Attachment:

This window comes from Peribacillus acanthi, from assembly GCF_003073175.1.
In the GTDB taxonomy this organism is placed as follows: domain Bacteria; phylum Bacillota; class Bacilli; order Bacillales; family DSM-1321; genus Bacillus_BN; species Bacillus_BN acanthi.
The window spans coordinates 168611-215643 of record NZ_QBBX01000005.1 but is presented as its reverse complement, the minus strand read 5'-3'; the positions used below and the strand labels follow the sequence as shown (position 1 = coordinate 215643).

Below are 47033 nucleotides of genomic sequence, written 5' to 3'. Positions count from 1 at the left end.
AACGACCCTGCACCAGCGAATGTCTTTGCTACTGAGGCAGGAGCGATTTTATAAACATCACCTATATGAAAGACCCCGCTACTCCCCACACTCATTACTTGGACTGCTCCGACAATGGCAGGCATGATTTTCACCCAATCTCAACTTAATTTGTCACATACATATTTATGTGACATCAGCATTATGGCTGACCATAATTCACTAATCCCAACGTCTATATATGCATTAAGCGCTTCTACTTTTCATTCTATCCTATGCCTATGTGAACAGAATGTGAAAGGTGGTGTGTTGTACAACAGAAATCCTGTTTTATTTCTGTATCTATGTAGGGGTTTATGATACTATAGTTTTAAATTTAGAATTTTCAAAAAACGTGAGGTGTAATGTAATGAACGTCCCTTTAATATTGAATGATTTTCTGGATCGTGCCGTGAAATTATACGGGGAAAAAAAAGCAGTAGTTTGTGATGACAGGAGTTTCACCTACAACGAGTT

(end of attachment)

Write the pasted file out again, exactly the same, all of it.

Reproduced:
This window comes from Peribacillus acanthi, from assembly GCF_003073175.1.
In the GTDB taxonomy this organism is placed as follows: domain Bacteria; phylum Bacillota; class Bacilli; order Bacillales; family DSM-1321; genus Bacillus_BN; species Bacillus_BN acanthi.
The window spans coordinates 168611-215643 of record NZ_QBBX01000005.1 but is presented as its reverse complement, the minus strand read 5'-3'; the positions used below and the strand labels follow the sequence as shown (position 1 = coordinate 215643).

Below are 47033 nucleotides of genomic sequence, written 5' to 3'. Positions count from 1 at the left end.
AACGACCCTGCACCAGCGAATGTCTTTGCTACTGAGGCAGGAGCGATTTTATAAACATCACCTATATGAAAGACCCCGCTACTCCCCACACTCATTACTTGGACTGCTCCGACAATGGCAGGCATGATTTTCACCCAATCTCAACTTAATTTGTCACATACATATTTATGTGACATCAGCATTATGGCTGACCATAATTCACTAATCCCAACGTCTATATATGCATTAAGCGCTTCTACTTTTCATTCTATCCTATGCCTATGTGAACAGAATGTGAAAGGTGGTGTGTTGTACAACAGAAATCCTGTTTTATTTCTGTATCTATGTAGGGGTTTATGATACTATAGTTTTAAATTTAGAATTTTCAAAAAACGTGAGGTGTAATGTAATGAACGTCCCTTTAATATTGAATGATTTTCTGGATCGTGCCGTGAAATTATACGGGGAAAAAAAAGCAGTAGTTTGTGATGACAGGAGTTTCACCTACAACGAGTT